- Can Help You Avoid Jumbo Mortgages. Traditional conforming loans cap at $510,400 for all Texas counties. If you need a more substantial mortgage than that, you’ll likely have to take out a jumbo mortgage. Homeowners may choose to take out one conforming loan and one smaller subordinate loan to split the amount into two.
- Avoid Paying Private Mortgage Insurance (PMI). In most cases, lenders will require private mortgage insurance if less than 20% is placed down on a home purchase. Subordinate financing can be used to put down a larger down payment, therefore eliminating the need to pay for PMI.
- Receive Cash for Home Renovations and More. Loans borrowed against your home’s equity provide you with money that you can use at your discretion. While there is some risk of abuse with this product, it can be used to complete home renovations, which increases a home’s value. Another common use of these funds is debt consolidation and higher education expenses.
- Better Interest Rates Than Other Forms of Borrowing. Compared to different types of borrowing like credit cards, subordinate financing offers more affordable interest rates.
- Tax Deductions on Mortgage Interest. In some cases, you can take advantage of a tax deduction on mortgage interest, which helps your wallet during tax season. However, laws around this have recently changed, so be sure to consult a tax professional to ensure you’re eligible.
- Increasing Your Debt Burden. You always have to be careful when you grow your debt burden, especially when it is secured against your home. As with your mortgage, this puts you at risk of foreclosure should something prevent you from being able to make payments. An increased debt burden makes subordinate financing riskier than some of the other ways to borrow.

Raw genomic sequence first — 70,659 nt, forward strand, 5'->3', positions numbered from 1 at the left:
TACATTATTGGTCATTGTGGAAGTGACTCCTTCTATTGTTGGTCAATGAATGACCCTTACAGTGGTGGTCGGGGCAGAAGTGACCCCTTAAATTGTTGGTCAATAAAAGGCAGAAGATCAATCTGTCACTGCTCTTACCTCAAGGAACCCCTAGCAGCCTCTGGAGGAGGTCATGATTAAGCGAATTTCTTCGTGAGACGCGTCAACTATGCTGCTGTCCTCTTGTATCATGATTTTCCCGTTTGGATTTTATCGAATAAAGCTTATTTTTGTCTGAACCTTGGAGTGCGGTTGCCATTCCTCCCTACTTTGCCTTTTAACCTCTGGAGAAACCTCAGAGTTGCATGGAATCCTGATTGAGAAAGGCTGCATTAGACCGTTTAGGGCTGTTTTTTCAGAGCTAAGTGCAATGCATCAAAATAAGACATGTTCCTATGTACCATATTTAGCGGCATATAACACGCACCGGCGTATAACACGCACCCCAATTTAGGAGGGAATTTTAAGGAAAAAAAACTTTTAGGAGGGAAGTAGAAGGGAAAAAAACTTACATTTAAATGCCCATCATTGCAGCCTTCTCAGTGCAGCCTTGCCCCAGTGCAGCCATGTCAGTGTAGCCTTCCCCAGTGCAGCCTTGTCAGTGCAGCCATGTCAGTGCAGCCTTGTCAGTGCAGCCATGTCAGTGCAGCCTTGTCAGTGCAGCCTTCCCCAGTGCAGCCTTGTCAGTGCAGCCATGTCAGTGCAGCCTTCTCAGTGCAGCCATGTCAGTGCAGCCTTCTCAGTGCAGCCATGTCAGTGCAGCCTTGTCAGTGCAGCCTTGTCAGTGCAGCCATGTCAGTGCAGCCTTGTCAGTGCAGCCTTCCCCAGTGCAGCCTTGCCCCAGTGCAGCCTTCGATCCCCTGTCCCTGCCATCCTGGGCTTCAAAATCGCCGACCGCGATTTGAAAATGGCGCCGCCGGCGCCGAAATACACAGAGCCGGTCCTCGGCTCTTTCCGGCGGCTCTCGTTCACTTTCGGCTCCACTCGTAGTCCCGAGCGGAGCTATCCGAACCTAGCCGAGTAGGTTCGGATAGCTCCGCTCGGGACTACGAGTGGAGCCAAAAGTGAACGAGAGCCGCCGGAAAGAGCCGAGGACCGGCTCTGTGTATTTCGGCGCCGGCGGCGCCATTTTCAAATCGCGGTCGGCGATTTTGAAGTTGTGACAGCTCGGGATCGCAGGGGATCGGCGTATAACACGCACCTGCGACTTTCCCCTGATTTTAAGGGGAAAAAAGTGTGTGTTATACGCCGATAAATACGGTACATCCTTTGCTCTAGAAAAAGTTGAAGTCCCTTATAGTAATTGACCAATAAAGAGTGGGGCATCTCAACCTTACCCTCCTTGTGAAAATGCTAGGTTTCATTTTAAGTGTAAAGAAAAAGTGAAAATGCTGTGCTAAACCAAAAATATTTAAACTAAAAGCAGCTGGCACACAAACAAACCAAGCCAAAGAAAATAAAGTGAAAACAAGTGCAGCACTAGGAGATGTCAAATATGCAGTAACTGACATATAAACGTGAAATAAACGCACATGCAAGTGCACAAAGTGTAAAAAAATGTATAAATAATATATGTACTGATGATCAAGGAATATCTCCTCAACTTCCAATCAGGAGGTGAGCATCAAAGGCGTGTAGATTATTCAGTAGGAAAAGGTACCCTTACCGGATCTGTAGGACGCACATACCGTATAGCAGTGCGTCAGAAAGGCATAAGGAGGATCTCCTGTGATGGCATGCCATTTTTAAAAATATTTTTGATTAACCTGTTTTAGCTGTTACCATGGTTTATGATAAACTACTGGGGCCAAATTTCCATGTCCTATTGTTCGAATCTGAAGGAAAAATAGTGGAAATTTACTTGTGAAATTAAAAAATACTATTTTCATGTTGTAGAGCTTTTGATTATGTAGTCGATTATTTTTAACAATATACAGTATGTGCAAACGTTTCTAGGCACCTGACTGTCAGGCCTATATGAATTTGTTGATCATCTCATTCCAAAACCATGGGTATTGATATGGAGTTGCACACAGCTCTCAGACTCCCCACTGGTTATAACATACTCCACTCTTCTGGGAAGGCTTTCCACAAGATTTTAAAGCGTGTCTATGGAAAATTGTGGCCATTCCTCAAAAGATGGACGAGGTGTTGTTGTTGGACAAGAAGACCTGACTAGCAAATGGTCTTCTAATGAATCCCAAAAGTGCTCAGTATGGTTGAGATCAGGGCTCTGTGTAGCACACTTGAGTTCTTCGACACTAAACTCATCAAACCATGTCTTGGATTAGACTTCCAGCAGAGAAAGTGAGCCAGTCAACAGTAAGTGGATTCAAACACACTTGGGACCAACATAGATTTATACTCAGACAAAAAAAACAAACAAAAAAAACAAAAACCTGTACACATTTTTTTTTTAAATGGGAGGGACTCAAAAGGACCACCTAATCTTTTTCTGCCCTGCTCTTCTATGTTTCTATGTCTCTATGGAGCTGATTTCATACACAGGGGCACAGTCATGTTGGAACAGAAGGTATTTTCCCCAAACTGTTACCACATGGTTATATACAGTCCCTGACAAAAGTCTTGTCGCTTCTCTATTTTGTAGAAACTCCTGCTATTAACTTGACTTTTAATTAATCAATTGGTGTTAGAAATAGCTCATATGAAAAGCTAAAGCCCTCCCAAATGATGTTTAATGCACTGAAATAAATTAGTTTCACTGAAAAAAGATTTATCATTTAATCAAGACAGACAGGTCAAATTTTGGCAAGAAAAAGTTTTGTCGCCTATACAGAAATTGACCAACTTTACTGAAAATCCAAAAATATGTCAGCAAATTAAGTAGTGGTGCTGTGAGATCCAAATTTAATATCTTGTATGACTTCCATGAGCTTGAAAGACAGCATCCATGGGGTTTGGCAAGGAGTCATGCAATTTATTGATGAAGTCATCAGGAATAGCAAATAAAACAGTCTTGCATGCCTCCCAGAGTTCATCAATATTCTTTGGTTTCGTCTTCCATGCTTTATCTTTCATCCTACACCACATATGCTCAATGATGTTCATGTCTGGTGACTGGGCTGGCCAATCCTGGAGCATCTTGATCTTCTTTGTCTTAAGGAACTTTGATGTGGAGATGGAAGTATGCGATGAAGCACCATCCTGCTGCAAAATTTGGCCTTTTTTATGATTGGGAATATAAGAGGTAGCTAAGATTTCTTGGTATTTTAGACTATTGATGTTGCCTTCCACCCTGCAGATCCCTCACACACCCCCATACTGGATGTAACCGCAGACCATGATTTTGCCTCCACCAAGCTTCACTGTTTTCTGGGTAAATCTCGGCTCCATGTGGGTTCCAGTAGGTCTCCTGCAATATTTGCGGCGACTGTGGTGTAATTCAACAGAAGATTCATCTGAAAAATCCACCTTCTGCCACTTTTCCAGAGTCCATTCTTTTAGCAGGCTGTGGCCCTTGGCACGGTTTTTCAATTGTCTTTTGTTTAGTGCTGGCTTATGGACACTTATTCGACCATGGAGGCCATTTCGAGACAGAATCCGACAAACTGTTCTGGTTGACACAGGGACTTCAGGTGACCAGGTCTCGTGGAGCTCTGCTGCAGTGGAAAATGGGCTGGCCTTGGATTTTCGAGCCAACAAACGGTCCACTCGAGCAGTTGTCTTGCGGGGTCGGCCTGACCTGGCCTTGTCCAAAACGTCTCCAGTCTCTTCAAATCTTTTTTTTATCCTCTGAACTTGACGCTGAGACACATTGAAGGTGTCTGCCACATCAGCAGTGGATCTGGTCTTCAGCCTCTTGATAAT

- Multiple Loan Payments. With subordinate financing, you pay both home loans off concurrently. Two payments mean you’ll have two bills every month, which can be costly as well as a hassle.
- Higher Interest Than the Senior Mortgage. Because of the greater risk that financial institutions carry with a subordinate loan, they typically have a slightly higher interest rate than primary home mortgages.
- Unwise Spending. While cash in hand can be used for worthwhile projects, it can also be spent unwisely and end up costing you. Remember that you are still paying interest on these funds and should not treat this as free money.
When Should I Utilize Subordinate Financing?
There are all sorts of situations where subordinate financing is appropriate. If you’re looking to take out a subordinate loan, there’s a number of channels you can go through. Credit unions, for example, offer competitive interest rates and can be a helpful resource in guiding you through the world of home financing.
But like any big choice, a finance decision needs to be thought through. Weigh the advantages and disadvantages of your particular financial situation. Ask yourself if the benefit is greater than the inherent risk that second mortgages carry. Do your research, and you may decide that subordinate financing is right for you.